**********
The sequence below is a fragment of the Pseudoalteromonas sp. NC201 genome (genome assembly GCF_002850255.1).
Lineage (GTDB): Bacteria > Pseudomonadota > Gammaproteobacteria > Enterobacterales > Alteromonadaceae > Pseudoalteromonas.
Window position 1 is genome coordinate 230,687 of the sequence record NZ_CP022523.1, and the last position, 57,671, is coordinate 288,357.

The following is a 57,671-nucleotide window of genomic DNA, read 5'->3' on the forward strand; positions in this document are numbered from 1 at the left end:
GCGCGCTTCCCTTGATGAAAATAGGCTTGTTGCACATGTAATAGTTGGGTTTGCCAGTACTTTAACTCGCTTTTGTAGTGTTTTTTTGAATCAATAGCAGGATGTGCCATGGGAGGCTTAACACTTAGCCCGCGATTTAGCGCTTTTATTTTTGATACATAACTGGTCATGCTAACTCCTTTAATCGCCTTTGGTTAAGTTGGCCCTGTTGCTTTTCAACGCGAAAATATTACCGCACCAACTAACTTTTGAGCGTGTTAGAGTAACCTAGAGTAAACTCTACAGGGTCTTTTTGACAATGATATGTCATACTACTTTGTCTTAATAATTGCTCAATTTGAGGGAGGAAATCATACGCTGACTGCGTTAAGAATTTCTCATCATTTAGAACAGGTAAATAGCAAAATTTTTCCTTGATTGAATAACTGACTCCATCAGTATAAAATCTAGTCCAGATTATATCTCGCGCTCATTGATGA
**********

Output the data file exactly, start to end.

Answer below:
The sequence below is a fragment of the Pseudoalteromonas sp. NC201 genome (genome assembly GCF_002850255.1).
Lineage (GTDB): Bacteria > Pseudomonadota > Gammaproteobacteria > Enterobacterales > Alteromonadaceae > Pseudoalteromonas.
Window position 1 is genome coordinate 230,687 of the sequence record NZ_CP022523.1, and the last position, 57,671, is coordinate 288,357.

The following is a 57,671-nucleotide window of genomic DNA, read 5'->3' on the forward strand; positions in this document are numbered from 1 at the left end:
GCGCGCTTCCCTTGATGAAAATAGGCTTGTTGCACATGTAATAGTTGGGTTTGCCAGTACTTTAACTCGCTTTTGTAGTGTTTTTTTGAATCAATAGCAGGATGTGCCATGGGAGGCTTAACACTTAGCCCGCGATTTAGCGCTTTTATTTTTGATACATAACTGGTCATGCTAACTCCTTTAATCGCCTTTGGTTAAGTTGGCCCTGTTGCTTTTCAACGCGAAAATATTACCGCACCAACTAACTTTTGAGCGTGTTAGAGTAACCTAGAGTAAACTCTACAGGGTCTTTTTGACAATGATATGTCATACTACTTTGTCTTAATAATTGCTCAATTTGAGGGAGGAAATCATACGCTGACTGCGTTAAGAATTTCTCATCATTTAGAACAGGTAAATAGCAAAATTTTTCCTTGATTGAATAACTGACTCCATCAGTATAAAATCTAGTCCAGATTATATCTCGCGCTCATTGATGA